*June 2017*

# LOOP NODES USING SETLOOP FOR NUKE

SetLoop is a toolset for Nuke that can loop a set of nodes a specific amount of times (like a for each loop, an iterator or a solver).

It copies the nodes you place between Loop_Begin and Loop_End inside the group Loop_End, and reconnects them properly.

There are many more features to it which, combined, make this an actually functional node iterator that can render fractals (like the Mandelbrot set/Julia Set) and animated reaction diffusion entirely in Nuke. It’s also really useful for motion graphics:

All examples you see on this page are included in the download!

Since it automates creating a lot (in most cases, hundreds) of nodes, there are also some nice automatic relinking options (for external nodes, or references in TCL expressions).

There is also an option to automatically create a knob (‘loopcount’) on every node in the loop with an integer counting the loop iteration it is in.

This knob can then be “upstream-referenced” by using ‘loopcount’ in TCL to get unique values for each loop iteration.

All features explained:

- relink external inputs

relink nodes that are not in the loop via extra inputs in the Loop_End group - relink external expressions

attempt to fix expressions when they’re moved to the Loop_End group by:

changing ‘parent.’ to ‘root.’ when the nodes they refer to are not in the loop

adding ‘root.’ in expressions before nodes that are not within the loop

changes are only made to nodes in the loop itself, and they will be printed in the script editor panel - remove ‘parent.’

automatically removes the ‘parent.’-part for all expressions on nodes in the backdrop, which often fixes common relinking issues

make a copy of the nodes in the backdrop before setting the loop with this enabled, as it permanently alters the expressions on knobs

all changes will be printed in the script editor panel - add loop count knob

add a knob called ‘loopcount’ to all nodes in the loop, with an integer value representing their looping index

the original nodes (the ones in the backdrop in the main graph) will also get this knob - loops

amount of loops to create - method

‘sequential’ loops like an iterator, ‘parallel’ creates multiple instances of the same input and merges them together - set

bake the loop (or clear it when it is empty) - scroll

animate the loop level - invert

invert the direction of the scroll

– only available with method ‘parallel’ - blend

blends the loop levels when scroll is not a round number - spread

feather the loop levels

– only available with method ‘parallel’ and ‘blend’ enabled - stats

current stats - operation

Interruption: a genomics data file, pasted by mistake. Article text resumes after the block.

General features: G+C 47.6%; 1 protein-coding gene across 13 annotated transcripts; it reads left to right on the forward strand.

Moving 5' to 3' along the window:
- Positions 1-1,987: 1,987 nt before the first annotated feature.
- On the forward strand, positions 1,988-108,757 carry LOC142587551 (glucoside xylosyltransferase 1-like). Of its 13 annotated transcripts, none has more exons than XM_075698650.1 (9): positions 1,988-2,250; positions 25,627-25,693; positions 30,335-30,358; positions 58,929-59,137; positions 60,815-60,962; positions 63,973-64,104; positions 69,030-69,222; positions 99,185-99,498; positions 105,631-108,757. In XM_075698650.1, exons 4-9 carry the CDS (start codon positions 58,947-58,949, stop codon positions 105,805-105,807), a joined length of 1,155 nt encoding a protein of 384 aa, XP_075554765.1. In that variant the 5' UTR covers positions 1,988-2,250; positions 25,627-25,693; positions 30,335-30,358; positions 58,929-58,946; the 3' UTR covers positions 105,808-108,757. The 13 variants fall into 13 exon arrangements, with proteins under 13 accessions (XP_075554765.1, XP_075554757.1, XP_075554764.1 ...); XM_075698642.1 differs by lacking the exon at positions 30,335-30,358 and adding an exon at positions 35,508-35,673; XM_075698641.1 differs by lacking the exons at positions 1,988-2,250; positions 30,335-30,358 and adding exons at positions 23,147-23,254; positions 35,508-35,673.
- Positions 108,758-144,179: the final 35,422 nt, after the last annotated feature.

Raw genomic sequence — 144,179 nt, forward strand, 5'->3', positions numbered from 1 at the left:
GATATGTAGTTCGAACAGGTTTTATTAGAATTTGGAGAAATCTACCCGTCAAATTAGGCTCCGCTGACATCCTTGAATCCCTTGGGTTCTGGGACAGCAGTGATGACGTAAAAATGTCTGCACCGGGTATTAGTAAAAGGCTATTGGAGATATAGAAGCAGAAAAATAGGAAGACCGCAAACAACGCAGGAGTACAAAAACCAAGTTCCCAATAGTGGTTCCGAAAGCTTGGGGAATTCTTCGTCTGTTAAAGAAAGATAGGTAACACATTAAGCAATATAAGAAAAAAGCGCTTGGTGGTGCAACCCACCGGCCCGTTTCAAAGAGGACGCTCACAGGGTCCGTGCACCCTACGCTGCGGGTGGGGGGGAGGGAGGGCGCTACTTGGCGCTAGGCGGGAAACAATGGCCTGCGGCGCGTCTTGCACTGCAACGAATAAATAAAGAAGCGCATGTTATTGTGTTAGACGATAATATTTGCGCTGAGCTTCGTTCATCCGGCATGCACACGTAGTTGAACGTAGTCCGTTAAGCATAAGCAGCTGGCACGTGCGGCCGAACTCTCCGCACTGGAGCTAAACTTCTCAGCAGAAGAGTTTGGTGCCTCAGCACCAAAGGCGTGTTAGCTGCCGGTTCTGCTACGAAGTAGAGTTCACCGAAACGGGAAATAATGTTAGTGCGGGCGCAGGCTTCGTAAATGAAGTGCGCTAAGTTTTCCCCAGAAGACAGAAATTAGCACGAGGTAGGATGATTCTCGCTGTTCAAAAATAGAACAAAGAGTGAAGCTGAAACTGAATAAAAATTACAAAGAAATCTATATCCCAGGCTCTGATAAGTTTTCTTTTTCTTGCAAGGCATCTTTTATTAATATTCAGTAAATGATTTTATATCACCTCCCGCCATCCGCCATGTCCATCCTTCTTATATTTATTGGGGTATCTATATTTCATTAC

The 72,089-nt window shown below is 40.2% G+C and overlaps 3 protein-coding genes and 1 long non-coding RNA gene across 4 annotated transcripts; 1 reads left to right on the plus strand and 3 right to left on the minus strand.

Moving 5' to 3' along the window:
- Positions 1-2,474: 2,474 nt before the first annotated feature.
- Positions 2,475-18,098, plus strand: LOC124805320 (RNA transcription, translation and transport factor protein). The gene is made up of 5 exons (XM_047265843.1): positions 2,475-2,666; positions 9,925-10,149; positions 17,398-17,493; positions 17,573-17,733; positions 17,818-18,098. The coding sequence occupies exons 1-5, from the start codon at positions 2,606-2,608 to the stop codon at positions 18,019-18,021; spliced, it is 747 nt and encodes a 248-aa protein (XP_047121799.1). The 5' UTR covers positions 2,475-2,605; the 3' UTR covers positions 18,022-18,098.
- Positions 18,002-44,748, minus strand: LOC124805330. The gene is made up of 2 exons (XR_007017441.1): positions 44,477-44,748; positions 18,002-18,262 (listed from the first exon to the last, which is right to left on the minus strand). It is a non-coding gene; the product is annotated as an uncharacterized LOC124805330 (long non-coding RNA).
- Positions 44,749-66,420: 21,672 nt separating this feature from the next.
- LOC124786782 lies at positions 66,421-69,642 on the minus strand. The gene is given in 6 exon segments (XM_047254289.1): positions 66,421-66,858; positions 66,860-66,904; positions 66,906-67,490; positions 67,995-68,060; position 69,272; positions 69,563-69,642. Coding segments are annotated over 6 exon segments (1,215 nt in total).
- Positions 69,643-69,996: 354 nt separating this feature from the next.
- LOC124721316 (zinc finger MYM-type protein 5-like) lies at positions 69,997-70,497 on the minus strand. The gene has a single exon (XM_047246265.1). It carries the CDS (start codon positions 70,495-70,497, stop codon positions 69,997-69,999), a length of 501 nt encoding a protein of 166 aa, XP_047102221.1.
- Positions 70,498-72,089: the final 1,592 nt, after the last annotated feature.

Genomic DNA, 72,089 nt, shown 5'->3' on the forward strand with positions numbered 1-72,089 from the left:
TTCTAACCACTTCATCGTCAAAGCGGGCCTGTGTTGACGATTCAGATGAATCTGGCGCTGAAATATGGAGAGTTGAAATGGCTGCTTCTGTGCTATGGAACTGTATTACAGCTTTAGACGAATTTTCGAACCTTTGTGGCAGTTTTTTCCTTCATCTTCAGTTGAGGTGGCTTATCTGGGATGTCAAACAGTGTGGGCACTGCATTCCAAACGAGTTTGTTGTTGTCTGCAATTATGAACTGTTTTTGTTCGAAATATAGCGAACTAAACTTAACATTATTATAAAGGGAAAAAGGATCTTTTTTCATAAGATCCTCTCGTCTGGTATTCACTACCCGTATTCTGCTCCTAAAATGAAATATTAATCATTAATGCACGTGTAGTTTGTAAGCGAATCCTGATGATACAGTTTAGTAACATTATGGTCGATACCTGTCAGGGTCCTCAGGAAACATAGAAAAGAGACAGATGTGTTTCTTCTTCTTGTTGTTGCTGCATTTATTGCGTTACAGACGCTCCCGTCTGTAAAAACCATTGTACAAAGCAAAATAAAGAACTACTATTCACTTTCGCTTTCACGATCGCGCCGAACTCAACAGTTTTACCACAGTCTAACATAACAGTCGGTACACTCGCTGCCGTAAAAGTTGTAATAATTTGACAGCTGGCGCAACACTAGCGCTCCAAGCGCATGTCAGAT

the merge operation to use

– only available with method ‘parallel’ - offset

offset the loop count knob value

– only available when ‘add loop count knob’ is enabled and set - [tab] constants

room for user knobs that can be referenced to from inside the loop

(e.g. ‘Loop_End.float_01’)

**Normal installation**

1. Place the SetLoop folder in your .nuke folder (or somewhere else on your computer)

Linux: /home/username/.nuke

Mac: /Users/username/.nuke

Windows: C:\Users\username\.nuke

2. Go to your .nuke folder, and create a file called ‘init.py’. If such a file already exists, open it.

3. In the init.py file, add this line of text to the end and save it:

nuke.pluginAddPath(‘./SetLoop’)

**Installation using NukeShared**

1. Place the SetLoop folder in the ‘_AutoInstaller’ repository.

*NukeShared is a way of installing plugins by dragging/dropping them in folders, see this page for more information.*

#### Reaction Diffusion

Reaction Diffusion is very often referred to as a chemical process – it is, for instance, what happens in the skin of animals, in order to give them a specific pattern.

I created a very simple version of this in Nuke by substracting two different amounts of blur over the same image from each other.

Doing this about 150 times will result in some really cool patterns (and the loop level can also be animated using ‘scroll’ in Loop_End).

The iteration process is done using SetLoop, and the node graph looks like this:

Blur2.size has an expression that makes it three times the size of Blur1.size.

Using the ‘loop count’-feature in Loop_End can give some interesting results, and external expression relinking can, for instance, be used to set all blurs in the loop to be the same size at once.

This is a before and after of two different kinds of Reaction Diffusion with different inputs:

#### The Mandelbrot Set

The Mandelbrot set is an amazing set of numbers. The trick is to iterate an Expression node as often as possible over the same pixels.

This iteration process is where SetLoop comes in handy.

First, let’s get a good understanding of the mathematics behind a Mandelbrot set. After that, we’ll look at how to integrate that in Nuke.

The Mandelbrot set uses complex numbers. Complex numbers can be seen as numbers that are in a two-dimensional number system, like coordinates. They consist of a real number (a) and a complex number (b), and are then noted as a + bi.

The horizontal axis on this coordinate plane is where the real, ‘normal’ numbers (1, 2, 3) are. The vertical axis shows the ‘extra dimension’ of complex numbers that can be added.